Back from Thanksgiving in Seattle. Blog: fail! -but I like to amuse myself here and there. I am well into my Basic Judaism class now and enjoying it. Unfortunately a lot of the content so far has been familiar. Also quite unfortunate is my lack of participation at the synagogue beyond the class: grad school and a fiancee in LA stretch my time- especially weekend time- quite thin. I really regret not being able to invest more in my Jewish learning. But as the Talmud, I think, says, one should not put off Torah study for lack of time, for one may never have that desired time. So true!
So far in class we have covered the High Holy Days, ethics, Jewish education, Shabbat, and Hannukah. Here are a few interesting things I have learned or noted:
-from a Reform perspective, indifference is the greatest sin. I would have said the Jewish perspective would have pinpointed inaction, but I think here indifference is meant as an umbrella for not caring and not acting. Thankfully, this is one sin I steer pretty clear of. If I am not caring or acting, I am worrying about my inaction or indifference and its effect on the world, and if that isn’t an act of caring, I don’t know what is. My connection to the world around me has always been strikingly apparent to me- so apparent that I am often panicked by the repercussions of my actions and inactions. This awareness does not always lead to action, but often it does. It was also noted in class than even futile-feeling actions are meaningful and worthwhile because they are done in partnership with God. This is a powerful idea and certainly I have felt the sense of righteousness and spiritual community that accompanies good action even when it fails on the surface of things.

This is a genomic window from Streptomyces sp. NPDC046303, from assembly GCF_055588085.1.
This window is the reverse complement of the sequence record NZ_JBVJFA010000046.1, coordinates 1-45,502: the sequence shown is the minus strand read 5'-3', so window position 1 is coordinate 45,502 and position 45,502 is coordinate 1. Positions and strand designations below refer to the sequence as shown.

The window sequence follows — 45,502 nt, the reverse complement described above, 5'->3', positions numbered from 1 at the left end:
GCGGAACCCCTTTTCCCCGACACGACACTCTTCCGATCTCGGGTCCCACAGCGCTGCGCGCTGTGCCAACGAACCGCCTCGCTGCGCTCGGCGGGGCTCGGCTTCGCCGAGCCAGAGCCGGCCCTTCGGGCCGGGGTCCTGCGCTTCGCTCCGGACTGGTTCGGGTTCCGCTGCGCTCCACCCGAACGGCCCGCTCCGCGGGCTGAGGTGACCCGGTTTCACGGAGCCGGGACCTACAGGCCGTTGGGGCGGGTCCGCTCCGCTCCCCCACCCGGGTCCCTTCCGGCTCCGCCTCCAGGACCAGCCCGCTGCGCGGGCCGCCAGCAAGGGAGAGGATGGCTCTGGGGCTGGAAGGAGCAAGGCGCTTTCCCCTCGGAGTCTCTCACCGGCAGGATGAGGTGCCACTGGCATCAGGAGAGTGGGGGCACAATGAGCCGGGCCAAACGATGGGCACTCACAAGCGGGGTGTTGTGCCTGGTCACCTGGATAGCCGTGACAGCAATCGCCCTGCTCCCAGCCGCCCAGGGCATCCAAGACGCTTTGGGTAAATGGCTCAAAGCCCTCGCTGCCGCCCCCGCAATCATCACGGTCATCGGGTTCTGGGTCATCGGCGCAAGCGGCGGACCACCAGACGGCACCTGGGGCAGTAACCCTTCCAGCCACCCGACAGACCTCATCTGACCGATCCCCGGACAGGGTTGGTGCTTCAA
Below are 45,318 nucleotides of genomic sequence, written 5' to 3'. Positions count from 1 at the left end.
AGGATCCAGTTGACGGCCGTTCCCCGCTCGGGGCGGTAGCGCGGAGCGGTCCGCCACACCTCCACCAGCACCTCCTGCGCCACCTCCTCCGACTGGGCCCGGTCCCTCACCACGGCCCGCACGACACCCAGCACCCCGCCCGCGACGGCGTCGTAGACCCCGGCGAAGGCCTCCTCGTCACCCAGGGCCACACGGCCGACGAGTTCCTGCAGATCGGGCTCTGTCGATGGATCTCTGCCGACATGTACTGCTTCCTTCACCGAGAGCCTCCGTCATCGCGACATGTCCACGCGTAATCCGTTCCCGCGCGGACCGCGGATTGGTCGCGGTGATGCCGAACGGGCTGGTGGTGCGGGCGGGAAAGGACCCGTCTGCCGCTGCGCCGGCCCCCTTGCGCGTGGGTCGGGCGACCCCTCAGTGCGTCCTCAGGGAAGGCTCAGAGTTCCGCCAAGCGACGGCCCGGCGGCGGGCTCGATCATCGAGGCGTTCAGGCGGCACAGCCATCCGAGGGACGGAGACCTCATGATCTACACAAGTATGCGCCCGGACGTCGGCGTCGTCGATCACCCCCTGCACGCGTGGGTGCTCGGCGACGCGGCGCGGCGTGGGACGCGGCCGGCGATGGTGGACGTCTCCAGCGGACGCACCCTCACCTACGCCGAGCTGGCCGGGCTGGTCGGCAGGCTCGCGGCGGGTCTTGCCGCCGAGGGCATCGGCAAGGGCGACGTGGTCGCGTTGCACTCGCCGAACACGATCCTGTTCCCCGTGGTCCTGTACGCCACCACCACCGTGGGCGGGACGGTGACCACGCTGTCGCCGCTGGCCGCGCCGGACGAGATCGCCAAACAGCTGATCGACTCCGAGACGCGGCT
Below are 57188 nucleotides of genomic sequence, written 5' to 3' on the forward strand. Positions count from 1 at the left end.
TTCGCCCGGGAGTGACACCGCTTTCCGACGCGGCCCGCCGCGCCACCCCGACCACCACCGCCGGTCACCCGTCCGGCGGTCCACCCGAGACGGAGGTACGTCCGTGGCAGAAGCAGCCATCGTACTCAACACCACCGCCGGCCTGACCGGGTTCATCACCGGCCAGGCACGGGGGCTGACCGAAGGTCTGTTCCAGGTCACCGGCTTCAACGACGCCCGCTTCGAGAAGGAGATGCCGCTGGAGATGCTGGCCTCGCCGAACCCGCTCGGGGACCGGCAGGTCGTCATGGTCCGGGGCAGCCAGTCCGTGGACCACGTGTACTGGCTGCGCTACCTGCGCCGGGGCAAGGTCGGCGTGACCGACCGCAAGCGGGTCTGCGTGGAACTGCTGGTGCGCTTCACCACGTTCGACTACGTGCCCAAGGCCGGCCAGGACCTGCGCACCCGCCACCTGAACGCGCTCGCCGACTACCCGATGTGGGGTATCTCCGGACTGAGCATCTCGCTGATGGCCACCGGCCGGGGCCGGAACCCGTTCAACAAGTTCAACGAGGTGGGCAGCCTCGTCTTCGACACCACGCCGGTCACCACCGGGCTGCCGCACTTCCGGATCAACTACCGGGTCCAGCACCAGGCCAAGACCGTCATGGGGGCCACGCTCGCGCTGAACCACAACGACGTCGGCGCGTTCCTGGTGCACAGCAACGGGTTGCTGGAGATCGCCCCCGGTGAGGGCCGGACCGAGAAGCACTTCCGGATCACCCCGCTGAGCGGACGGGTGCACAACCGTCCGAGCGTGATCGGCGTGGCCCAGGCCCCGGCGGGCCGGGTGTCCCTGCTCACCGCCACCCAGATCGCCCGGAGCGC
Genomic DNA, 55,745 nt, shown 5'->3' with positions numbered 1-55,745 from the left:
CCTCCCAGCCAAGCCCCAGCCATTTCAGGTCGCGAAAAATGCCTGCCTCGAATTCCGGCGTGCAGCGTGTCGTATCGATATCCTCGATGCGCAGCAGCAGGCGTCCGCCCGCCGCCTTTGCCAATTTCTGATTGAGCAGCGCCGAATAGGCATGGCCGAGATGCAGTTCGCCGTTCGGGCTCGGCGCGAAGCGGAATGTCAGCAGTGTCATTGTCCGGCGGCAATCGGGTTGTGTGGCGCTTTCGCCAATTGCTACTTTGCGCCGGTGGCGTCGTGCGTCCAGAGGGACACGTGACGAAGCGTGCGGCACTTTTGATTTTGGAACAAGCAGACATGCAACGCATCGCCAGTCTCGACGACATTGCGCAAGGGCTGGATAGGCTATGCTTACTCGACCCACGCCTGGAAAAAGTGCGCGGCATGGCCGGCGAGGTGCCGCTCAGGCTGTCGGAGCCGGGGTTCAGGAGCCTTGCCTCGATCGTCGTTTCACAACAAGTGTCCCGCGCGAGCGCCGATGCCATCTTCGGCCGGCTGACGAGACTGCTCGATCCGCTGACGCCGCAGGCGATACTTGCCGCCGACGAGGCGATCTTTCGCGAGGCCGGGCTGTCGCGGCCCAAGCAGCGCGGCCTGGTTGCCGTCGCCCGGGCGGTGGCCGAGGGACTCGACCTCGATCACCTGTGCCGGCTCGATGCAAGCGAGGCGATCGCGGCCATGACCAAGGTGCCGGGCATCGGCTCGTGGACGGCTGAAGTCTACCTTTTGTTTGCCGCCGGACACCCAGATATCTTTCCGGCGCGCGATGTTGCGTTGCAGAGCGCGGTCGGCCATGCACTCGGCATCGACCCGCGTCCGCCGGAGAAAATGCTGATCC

-according to the Talmud, the first question you are asked when you get to heaven is whether you conducted your business affairs honestly- interpreted in our class to refer to how we treat strangers. Caring about people we do not know can be difficult and certainly it is much easier to ignore the needs of people we do not know than those that we do. I always notice when strangers address me in a way that makes me feel that they recognize and respect my uniqueness and the full person that I am. It is hard to put into words, but there is a certain way we often treat people- as a means to an end, plus a dash of politeness and respect- that passes as “friendly” but misses the mark of seeing that person’s soul. It is the difference between seeing someone as the sum of their actions and seeing them as a yet unrevealed spiritual partner. There are people- often rabbis, ministers, psychologists, and the like- who regularly seem to try their best to treat each and every stranger as a human being as complex and worthy and any they know intimately. UU World this winter quoted Rev Kemler: “At a ministers’ retreat someone read a passage about why ministers make people feel uncomfortable. Is it because we dress in earth-colored clothes, and when we shake hands with people, we hodl their hands a second too long and gaze into their faces and say earnestly, ‘How ARE you?’ All the ministers in the room howled with laughter at the accuracy of this picture.” Yes, this treatment can become routine and cliche, but there’s something real and important about it as well. When we treat strangers as spiritual brothers and sisters, we can no longer make decisions that harm or ignore their well-being.